8. The method of using an assessment tool for an educational institution of claim 6, further comprising the step of: outputting for display a quantitative data presentation based on said previous quantifiable results for said specific service area of said selected at least one other educational institution in comparison with said quantifiable results for said specific service area for said educational institution for said first period of time.

9. The method of using an assessment tool for an educational institution of claim 1, further comprising the step of: selecting at least one association or professional organization; selecting at least one other educational institution having an equivalent at least one association or professional organization for comparison; inputting a focus area defining a specific service area of said selected at least one other educational institution having previous quantifiable results; inputting said previous quantifiable results for said specific service area of said selected at least one other educational institution; and inputting quantifiable results for said specific service area for said educational institution for a first period of time.

10. The method of using an assessment tool for an educational institution of claim 9, further comprising the step of: inputting quantifiable results for said specific service area for said educational institution for a second later period of time.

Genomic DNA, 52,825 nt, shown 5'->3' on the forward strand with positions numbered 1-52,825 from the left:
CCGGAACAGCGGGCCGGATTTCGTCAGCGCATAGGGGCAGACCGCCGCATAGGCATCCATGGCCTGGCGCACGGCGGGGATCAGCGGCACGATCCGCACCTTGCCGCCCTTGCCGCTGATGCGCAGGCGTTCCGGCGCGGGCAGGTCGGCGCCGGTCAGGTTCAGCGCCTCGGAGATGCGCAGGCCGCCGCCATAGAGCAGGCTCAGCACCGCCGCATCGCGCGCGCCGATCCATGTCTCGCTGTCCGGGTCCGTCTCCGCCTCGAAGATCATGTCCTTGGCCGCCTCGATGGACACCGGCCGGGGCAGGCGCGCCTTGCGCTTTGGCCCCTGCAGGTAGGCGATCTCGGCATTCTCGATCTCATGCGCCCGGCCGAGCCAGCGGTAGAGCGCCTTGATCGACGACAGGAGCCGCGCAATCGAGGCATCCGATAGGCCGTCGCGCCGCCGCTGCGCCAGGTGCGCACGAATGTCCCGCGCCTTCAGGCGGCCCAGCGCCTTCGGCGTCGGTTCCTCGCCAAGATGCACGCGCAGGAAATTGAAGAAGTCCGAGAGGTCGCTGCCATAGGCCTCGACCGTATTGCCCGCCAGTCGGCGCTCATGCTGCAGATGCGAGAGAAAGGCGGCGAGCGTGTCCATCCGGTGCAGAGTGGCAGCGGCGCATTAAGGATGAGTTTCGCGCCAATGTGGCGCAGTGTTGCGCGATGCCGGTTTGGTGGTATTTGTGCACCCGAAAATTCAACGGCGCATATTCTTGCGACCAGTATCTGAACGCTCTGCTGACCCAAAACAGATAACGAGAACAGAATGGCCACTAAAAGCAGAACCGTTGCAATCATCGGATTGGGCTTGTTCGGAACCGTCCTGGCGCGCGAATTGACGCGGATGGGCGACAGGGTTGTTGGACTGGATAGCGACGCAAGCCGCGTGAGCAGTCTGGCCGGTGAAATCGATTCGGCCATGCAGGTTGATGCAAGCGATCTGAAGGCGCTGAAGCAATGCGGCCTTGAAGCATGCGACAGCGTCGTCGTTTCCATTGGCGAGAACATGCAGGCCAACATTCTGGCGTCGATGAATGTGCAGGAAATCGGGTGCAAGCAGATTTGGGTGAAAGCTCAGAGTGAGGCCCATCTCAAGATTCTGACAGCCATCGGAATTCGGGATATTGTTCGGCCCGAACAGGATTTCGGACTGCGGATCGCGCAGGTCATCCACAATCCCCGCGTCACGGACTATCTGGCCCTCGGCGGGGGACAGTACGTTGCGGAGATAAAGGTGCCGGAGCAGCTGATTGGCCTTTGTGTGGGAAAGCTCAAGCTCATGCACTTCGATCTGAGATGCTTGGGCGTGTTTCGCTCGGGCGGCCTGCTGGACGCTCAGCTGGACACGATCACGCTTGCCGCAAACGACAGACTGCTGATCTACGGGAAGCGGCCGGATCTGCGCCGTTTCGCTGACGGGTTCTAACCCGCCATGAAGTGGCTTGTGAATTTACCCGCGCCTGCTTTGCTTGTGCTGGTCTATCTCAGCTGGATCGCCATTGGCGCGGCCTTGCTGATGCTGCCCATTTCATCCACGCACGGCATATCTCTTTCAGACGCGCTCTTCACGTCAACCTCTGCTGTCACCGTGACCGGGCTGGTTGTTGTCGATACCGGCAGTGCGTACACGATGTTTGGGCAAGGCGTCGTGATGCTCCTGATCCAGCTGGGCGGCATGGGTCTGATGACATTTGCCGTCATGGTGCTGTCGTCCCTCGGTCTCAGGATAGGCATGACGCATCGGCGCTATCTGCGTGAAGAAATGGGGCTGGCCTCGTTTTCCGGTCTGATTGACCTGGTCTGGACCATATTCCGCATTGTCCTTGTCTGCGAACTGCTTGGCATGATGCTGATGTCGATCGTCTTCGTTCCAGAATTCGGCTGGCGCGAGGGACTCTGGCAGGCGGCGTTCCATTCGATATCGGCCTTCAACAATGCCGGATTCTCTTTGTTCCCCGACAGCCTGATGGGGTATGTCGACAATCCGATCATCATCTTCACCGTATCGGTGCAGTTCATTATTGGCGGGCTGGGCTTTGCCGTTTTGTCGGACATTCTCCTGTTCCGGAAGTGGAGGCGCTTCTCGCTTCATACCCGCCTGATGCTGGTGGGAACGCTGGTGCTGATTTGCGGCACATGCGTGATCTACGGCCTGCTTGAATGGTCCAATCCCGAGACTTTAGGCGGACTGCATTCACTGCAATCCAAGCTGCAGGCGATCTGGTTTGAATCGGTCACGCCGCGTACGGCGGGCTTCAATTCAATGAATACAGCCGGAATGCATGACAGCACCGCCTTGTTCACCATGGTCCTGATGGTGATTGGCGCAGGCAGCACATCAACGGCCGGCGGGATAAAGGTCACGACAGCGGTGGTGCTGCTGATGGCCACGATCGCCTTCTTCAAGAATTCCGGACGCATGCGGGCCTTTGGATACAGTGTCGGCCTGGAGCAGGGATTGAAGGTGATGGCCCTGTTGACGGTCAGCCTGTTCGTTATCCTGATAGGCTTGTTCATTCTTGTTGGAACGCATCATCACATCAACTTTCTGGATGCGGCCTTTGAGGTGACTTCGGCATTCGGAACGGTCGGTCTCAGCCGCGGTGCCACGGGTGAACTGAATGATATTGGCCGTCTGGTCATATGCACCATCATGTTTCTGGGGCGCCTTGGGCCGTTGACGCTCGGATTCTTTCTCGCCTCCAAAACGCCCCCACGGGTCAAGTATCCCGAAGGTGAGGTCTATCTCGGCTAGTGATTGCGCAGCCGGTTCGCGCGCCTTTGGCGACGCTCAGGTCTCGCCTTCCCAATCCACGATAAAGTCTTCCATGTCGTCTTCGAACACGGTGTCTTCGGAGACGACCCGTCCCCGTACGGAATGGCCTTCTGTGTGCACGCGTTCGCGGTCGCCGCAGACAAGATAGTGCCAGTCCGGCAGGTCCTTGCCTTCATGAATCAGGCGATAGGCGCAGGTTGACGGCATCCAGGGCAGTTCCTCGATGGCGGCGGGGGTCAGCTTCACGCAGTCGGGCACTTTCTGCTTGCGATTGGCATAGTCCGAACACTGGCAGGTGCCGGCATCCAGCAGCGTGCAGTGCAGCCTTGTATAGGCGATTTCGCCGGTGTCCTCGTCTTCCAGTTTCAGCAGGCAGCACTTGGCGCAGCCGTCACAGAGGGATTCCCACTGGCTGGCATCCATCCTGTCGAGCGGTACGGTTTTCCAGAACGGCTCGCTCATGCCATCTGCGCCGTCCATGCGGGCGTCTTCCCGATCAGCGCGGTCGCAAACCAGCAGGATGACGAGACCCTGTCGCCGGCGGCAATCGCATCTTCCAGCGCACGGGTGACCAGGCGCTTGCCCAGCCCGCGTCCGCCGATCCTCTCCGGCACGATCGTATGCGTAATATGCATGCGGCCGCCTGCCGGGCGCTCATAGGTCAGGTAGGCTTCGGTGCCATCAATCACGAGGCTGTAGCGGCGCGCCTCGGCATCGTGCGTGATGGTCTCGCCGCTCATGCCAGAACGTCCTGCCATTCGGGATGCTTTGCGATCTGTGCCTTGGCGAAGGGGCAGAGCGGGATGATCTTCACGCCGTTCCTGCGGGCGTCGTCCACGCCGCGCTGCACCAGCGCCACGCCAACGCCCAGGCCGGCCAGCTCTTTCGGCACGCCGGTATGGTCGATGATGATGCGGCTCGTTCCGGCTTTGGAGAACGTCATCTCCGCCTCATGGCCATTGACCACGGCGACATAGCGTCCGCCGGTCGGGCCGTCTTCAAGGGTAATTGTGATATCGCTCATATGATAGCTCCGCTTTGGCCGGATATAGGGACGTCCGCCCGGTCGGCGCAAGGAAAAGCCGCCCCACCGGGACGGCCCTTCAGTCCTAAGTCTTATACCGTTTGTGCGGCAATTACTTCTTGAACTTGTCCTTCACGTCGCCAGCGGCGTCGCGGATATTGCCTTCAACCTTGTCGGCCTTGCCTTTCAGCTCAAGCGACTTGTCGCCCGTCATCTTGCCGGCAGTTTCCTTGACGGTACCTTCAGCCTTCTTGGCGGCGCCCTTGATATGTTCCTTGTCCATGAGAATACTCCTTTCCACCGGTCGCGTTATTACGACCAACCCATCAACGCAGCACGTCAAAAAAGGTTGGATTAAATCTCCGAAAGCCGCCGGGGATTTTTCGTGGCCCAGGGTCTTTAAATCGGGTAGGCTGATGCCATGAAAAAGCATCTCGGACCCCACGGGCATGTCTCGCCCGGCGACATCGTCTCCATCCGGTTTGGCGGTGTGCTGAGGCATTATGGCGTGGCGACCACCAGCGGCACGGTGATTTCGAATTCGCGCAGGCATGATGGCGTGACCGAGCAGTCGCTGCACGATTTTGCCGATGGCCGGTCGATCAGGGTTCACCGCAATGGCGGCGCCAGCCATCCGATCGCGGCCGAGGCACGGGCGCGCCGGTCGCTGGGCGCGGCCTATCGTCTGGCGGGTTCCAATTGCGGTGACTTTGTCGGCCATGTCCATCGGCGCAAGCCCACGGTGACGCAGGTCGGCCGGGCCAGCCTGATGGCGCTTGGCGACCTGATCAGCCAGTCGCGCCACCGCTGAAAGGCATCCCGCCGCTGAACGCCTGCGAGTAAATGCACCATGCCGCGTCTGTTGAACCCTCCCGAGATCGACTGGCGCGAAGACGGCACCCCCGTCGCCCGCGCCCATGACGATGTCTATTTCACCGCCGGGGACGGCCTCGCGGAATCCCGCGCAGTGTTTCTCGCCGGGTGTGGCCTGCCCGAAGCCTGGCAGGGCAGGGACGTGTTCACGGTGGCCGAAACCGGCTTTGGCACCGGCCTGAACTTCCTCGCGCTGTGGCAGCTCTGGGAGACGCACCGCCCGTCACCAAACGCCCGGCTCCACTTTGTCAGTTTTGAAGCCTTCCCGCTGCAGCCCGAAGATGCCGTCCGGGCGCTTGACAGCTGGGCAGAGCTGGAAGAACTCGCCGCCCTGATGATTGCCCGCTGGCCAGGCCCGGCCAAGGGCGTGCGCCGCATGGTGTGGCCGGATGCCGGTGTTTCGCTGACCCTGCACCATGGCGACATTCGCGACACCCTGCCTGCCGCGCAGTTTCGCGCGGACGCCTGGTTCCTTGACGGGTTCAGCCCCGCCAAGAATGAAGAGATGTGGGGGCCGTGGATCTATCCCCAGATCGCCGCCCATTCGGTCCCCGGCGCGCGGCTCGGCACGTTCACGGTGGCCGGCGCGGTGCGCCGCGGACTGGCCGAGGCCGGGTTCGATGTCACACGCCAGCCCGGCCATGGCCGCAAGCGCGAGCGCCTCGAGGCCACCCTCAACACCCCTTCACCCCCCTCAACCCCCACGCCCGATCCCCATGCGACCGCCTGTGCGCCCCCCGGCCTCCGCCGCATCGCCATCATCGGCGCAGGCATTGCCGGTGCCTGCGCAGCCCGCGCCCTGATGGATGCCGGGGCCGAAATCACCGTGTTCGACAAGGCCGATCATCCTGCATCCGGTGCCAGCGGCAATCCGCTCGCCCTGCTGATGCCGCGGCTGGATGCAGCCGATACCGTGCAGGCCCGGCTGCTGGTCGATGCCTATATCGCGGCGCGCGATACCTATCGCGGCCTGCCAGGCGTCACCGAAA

11. The method of using an assessment tool for an educational institution of claim 9, further comprising the step of: outputting for display a quantitative data presentation based on said previous quantifiable results for said specific service area of said selected at least one other educational institution in comparison with said quantifiable results for said specific service area for said educational institution for said first period of time.

12. The method of using an assessment tool for an educational institution of claim 1, further comprising the steps of: generating a list of departmental quality functions selected from the group consisting of a committee, a standardized process and a planning process; prompting a response determine the existence of each of said departmental quality functions; and receiving a user response based on said step of prompting.